Sawmill Creek Fire Update for September 16, 2017
Incident: Sawmill Creek Fire Wildfire
Sawmill Creek Fire Update for September 16, 2017
Enumclaw Washington, September 16, 2017 - The Sawmill Creek Fire is currently 1098 acres with 0% containment. No structures have been damaged or destroyed.
Firefighters remain on the line today, making their way towards the fires edge, building direct containment lines. Divisions are focusing on The Dalles, Crystal Mountain Communities, and Alta Crystal Resort areas; they have completed control lines and have placed sprinkler systems to assist in structure defense. Acreage growth yesterday was due to the fire backing down slopes to the Forest 76 Road, where it stopped. The fire continues to threaten the watershed for the City of Tacoma, industrial timberland, DNR protected lands, and the United States Forest Service lands.
State Highway 410 remains closed at SR 123, east of Cayuse Pass; the closure includes Bumping River Road and its associated trails.
Today’s weather brings another day of relatively dry conditions, and winds from the southeast will push smoke towards Enumclaw. Strong low pressure will then move inland Sunday and Monday bringing widespread rain to the area with half an inch to an inch of rain possible by Monday evening.
The Sawmill Creek Fire spans 1,098 acres. That is the size of 57 Seattle Seahawks Complexes, or 1,450 football fields. The fire is located within the Mt. Baker-Snoqualmie National Forests, home to Vine Maple, Sword Fern, Douglas fir, Western Red cedar, Alder, and Western Hemlock, wild berries including blackberries, Christmas trees, cones, ferns, firewood, and fungi (including mushrooms). At its lowest elevation, the fire is 1,300 feet, rising to 4,584.
Incident Personnel 378; Crews 12; Helicopters 2; Engines 16; Dozers 3; Injuries 0; Ambulance 1; Watertender; Structures Damaged or Destroyed 0
King and Pierce County Emergency Management offer free notification services to alert residents of emergencies such as severe weather, flooding, unexpected road closures, missing persons and evacuations. For more information or to sign up for alert services visit http://www.kingcounty.gov/depts/emergency-management/alert-king-county.aspx for ALERT King County or https://www.piercecountywa.org/921/Pierce-County-ALERT for Pierce County ALERT.
The Norse Fire has been divided into two zones, the north zone and the south zone. The division line is the Pacific Crest Trail (PCT). The PCT will provide a natural division for the Norse Peak Fire. It is also the division between the Okanogan-Wenatchee and the Mt. Baker- Snoqualmie National Forests. The Sawmill Creek Fire and the Norse Peak Fire north and west of the PCT will be managed by the Southern California Incident Management Team 3. The California Central Coast Team is managing the South Zone of the Norse Creek Fire. This zoning to provide for more effective management, safety and coordination of the fires using two management teams.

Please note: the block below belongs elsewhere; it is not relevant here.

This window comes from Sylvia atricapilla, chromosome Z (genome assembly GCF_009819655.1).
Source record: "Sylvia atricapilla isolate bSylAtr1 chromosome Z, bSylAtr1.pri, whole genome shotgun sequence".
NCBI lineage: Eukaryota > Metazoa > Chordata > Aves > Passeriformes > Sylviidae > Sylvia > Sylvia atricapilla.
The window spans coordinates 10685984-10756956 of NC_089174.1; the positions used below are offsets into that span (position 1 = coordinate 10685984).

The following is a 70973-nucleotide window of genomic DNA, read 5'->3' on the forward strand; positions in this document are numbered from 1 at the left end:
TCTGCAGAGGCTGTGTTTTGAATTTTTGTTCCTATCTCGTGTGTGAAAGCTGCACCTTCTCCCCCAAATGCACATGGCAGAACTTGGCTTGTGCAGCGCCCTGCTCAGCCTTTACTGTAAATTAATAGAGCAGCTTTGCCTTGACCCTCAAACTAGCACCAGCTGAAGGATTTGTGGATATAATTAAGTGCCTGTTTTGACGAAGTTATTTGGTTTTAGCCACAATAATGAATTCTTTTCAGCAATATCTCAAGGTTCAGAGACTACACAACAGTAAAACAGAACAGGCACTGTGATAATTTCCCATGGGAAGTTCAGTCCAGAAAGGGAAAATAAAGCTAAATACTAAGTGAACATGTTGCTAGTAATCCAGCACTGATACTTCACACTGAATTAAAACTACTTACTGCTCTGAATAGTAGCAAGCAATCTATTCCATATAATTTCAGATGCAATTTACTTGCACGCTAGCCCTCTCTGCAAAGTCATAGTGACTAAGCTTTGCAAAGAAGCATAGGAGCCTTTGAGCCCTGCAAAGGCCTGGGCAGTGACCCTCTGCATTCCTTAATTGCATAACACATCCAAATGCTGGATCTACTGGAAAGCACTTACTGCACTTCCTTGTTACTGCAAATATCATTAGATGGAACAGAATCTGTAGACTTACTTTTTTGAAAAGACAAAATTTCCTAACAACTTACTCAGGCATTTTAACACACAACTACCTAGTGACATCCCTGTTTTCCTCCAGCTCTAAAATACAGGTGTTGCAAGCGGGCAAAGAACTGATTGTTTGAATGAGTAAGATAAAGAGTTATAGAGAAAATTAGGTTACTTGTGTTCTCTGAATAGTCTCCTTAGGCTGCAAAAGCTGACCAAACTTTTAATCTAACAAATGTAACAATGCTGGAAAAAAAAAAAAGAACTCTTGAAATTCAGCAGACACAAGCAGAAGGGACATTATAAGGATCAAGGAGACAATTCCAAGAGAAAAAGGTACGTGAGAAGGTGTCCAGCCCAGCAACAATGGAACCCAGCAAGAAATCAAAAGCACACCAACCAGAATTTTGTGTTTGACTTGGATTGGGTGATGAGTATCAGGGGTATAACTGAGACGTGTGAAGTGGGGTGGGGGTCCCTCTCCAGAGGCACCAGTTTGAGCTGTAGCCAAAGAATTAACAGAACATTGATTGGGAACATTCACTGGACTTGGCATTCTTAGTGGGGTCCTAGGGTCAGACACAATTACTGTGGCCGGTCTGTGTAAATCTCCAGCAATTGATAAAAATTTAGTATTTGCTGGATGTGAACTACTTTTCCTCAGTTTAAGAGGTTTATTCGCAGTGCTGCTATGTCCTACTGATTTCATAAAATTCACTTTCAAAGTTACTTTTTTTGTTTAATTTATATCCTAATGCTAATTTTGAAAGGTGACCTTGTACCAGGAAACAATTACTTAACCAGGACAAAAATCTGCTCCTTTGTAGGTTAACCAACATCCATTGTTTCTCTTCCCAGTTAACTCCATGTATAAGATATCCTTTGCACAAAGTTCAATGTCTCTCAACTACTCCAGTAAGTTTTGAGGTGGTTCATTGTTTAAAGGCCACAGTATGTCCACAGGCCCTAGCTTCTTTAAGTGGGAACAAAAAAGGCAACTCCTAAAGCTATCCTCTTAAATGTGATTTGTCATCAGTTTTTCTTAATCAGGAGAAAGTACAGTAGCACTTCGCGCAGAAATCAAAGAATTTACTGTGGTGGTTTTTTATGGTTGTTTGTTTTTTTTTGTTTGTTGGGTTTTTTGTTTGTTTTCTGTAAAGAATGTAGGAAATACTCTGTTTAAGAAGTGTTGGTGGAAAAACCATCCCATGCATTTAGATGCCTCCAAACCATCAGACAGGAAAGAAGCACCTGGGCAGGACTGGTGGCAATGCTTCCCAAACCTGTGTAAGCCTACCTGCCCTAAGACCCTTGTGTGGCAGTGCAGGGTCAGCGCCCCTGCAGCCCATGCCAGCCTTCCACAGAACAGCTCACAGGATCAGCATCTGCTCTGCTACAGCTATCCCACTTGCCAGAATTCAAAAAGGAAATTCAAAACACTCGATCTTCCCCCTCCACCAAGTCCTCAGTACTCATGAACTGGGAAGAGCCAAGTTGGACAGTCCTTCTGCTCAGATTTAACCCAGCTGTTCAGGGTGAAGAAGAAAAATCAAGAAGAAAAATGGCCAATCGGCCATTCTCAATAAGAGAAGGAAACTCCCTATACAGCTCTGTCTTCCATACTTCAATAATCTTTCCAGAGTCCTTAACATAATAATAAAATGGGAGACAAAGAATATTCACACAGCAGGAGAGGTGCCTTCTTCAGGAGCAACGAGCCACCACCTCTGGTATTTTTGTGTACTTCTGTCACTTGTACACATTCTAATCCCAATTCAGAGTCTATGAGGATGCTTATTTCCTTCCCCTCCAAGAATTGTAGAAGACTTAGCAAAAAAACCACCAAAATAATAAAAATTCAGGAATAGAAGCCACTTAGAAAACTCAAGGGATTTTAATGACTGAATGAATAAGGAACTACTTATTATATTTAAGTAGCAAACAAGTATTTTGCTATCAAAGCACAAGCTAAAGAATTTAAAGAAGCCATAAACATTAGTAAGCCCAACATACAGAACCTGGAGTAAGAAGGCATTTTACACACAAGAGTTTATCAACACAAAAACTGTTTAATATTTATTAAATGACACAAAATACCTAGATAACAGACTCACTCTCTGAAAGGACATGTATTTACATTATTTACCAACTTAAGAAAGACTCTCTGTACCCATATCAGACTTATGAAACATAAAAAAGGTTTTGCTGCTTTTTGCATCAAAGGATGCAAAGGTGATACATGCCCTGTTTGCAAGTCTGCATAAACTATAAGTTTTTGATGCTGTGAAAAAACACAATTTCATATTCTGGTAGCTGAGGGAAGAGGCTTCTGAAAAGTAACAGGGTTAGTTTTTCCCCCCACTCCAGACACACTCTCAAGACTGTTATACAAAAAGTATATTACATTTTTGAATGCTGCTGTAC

Fires are named by the first fire resource on scene or by the dispatch center. They will usually be named for the area in which they start; a geographic location, lake, street, mountain peak, local landmark etc. Quickly naming a fire provides responding resources with an additional locator and the ability to track and prioritize the fire.
The Department of Natural Resources - South Puget Sound Region covers King, Pierce, Kitsap, Mason, Thurston, and parts of Snohomish, Lewis and Grays Harbor counties. Sitting between the central Cascades and the Olympic Mountains, this region is trisected north and south by Puget Sound, Hood Canal, and Lake Washington and includes the popular Tahoma, Elbe Hills, Capitol, Green Mountain, Tahuya and Tiger Mountain state forests. The region includes 359,524 acres of state forest, agriculture, urban, and conservation lands, and the staff oversee forest practices on approximately 2.5 million acres and leads wildfire prevention and fighting efforts on 1.9 million acres of state and private forestland. Our South Puget Sound Region manages over 37,776 acres of conservation lands including Mount Si and Woodard Bay Natural Resources Conservation Areas. www.dnr.wa.gov
Mount Rainier National Park is the most glaciated peak in the contiguous U.S.A., spawning six major rivers. Subalpine wildflower meadows ring the icy volcano while ancient forest cloaks Mount Rainier’s lower slopes. Wildlife abounds in the park’s ecosystems. Mount Rainier ascending to 14,410 feet above sea level, stands as an icon in the Washington landscape. https://www.nps.gov/mora/mountrainiernps.htm
Located on the western slopes of the Cascade mountain range extending over 140 miles between Seattle, Washington and Vancouver, British Columbia is the Mt. Baker-Snoqualmie National Forest with beautiful glacier-covered peaks and spectacular mountain meadows it is one of the most visited forests in the country. Old growth forests rich in history and outdoor opportunities are there for discovery. Visit https://www.fs.usda.gov/main/mbs/home
A large and diverse landscape offering multiple wildernesses, biking and wheelchair accessible trails is the Okanogan-Wenatchee National Forest providing over 4 million acres along the east slopes of the Cascade Range in Washington. https://www.fs.usda.gov/main/okawen/home
Cooperators on the incident include Washington Department of Natural Resources South Puget Sound Region, Mt. Baker-Snoqualmie National Forest, Okanogan-Wenatchee National Forest, Green River Watershed, Pierce County Sheriff’s Office, Greenwater Fire Department, and Washington State Guard.